We already have our “papers” for Kellie to sail to the Bahamas, but still needed a few more vaccinations and a rabies titer test to go to the BVIs and some of the other more restrictive islands.  I wanted to get everything done here in the States where it is relatively more convenient.  The rabies titer test is a blood test to make sure that the vaccinations worked and Kellie’s immune system will fight off rabies.  It takes a few weeks to get the results.  I have been told there are only two labs in the world that do the test, one is in Kansas, not sure where the other is located.  Definitely easier to have test done here in the States as opposed to overseas where the blood would have to be shipped internationally.   As it is the test is a few hundred dollars, can’t imagine the cost if we were outside the States.


Our sail out of St. Augustine was nice.  Easy wind and sea state.  The wind picked up the next day and turned more northerly.

We beat into it as best we could.  We had some good progress as long as the wind stayed up.  You can see below on the instruments, beating into into a 25 knot wind.  We were doing pretty good thru the water.  We at times hit the edge of the gulf stream which slowed us down over land.  The weather was great, we made good time most of the sail.  I did cheat a little and motor sailed to hold to our schedule.

We had a little bit of “lean” going on… (and a bent genoa furler support….which we found out about later.  Oops,  need to keep checking those halyards.)

Sometime during the sail, after we got salt water on the decks I realized I hadn’t cleaned up all the carbon dust from replacing the mainsail furling motor brushes.  I did sweep off the deck after the job.  Not pristine but I thought ok.  I thought the brushes were only carbon, like charcoal right?.  Apparently there is a ferric metal component to the brush….or the motor is eating itself in some way I have not detected.  There were little rust dots all over the work site and anyplace I touched later. (a thought, maybe it isn’t the brushes, it could be that I am a robot and my robot DNA is rusting….)

In any event this is going to be a cleaning project.  I think it will take a while to completely eliminate.

Kellie is getting her sailing groove set.  She has her “own” bed inside…

and outside.  She loves that dinghy



We got into the  Hawk Channel, and motored slowly through the shallows and found a nice spot to anchor in about 8 feet of water.  Can’t wait to go ashore.  There is supposed to be a really cool “dinghy restaurant” on the beach.

Into St. Augustine!

After spending a day anchored in Mayport we headed out again for St. Augustine.  This time with the spare autopilot installed, and much milder wind.  Sea state was predicted to be 3-4ft at St. Augustine instead of 9.9ft we had a couple of days ago.  The marina in St. Augustine was also nice about letting us reschedule our reservation.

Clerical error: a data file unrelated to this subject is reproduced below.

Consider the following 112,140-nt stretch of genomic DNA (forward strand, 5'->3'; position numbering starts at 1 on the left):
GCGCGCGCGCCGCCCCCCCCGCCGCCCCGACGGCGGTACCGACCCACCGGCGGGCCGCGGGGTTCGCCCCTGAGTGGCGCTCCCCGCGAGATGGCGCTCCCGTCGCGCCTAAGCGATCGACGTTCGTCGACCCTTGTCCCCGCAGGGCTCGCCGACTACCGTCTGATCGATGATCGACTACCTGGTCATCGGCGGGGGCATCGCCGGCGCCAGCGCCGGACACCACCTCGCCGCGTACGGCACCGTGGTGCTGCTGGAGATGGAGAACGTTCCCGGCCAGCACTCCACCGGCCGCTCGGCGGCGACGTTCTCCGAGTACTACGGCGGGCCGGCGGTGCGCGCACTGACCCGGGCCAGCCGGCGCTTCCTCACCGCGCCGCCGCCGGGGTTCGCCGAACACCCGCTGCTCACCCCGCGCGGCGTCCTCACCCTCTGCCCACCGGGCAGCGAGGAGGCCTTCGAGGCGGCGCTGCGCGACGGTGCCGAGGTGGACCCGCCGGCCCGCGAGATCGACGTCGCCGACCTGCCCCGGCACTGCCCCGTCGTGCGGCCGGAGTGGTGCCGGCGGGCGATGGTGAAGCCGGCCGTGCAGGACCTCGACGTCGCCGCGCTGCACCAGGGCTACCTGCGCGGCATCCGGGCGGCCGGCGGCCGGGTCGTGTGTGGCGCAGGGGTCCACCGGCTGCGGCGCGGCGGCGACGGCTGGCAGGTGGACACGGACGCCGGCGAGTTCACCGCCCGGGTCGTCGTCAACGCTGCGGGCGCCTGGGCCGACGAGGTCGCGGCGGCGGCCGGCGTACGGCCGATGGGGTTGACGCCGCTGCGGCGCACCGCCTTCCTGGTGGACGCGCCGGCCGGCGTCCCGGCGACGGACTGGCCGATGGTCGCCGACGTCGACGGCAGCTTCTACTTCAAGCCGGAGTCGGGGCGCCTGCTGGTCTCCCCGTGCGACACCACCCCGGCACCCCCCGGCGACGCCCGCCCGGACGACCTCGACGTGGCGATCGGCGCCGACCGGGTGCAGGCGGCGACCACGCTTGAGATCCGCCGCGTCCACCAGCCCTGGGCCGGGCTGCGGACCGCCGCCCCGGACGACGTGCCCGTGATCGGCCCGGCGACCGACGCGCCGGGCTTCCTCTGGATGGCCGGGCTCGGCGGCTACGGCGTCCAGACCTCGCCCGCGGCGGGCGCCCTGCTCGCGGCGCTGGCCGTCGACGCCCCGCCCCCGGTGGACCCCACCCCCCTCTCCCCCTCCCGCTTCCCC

We motor-sailed out of Mayport and then turned south on the wind alone.  All good except the shaft alternator didn’t seem to be running right.  I checked it and found a wire had broken loose….but I couldn’t figure out right away where it went.  We left the alternator off since it was a short sail anyway, and we also had solar.  Kellie supervising the port side.

I noticed while we were sailing that the VHF antenna which had been bent passing under the Morehead City Bridge was missing.  I suspect it is somewhere between St. Augustine and Mayport.  It was a rough sloppy ride from Augustine to Mayport, I suspect that was when it broke off.   Will have to climb mast and see what is left up there.  A new antenna is not expensive, $80 USD  just need to check on the connection at the masthead.

Entering St. Augustine this time was “easy-peasy.”  When the buoys are above the water is is really easy to see them.  We also had the assistance of a large motor yacht that entered before us.  They had AIS running so I marked their AIS position on the chart plotter.  When we entered the harbor I followed their path on the plotter, and of course the buoys.   They hugged the red buoys as we did also and I never had less than 4 meters under the keel.

We called the marina and got exactly the mooring spot we wanted.  See the picture below, right off the downtown waterfront.    It took a few tries to tie up as the mooring pennant was wrapped around the chain.  The marina sent a boat out to help us without asking.

We discovered that the marina itself is still pretty beat up from the bout of hurricanes this summer.   Only one pier had boats on it, the others still all askew.

After settled in, I contacted the local West Marine to order parts for the autopilot.  They were the only local “RayMarine dealer” so I had to deal with them.  We needed a  clutch coil and the “secondary planetary gears.” See the picture below of the worn out gears.    They apparently decided to turn into dust!



The fellow at WM was unsure how to get them at first, but eventually figured out what to do and had them back in a few days…at a surprisingly ok price.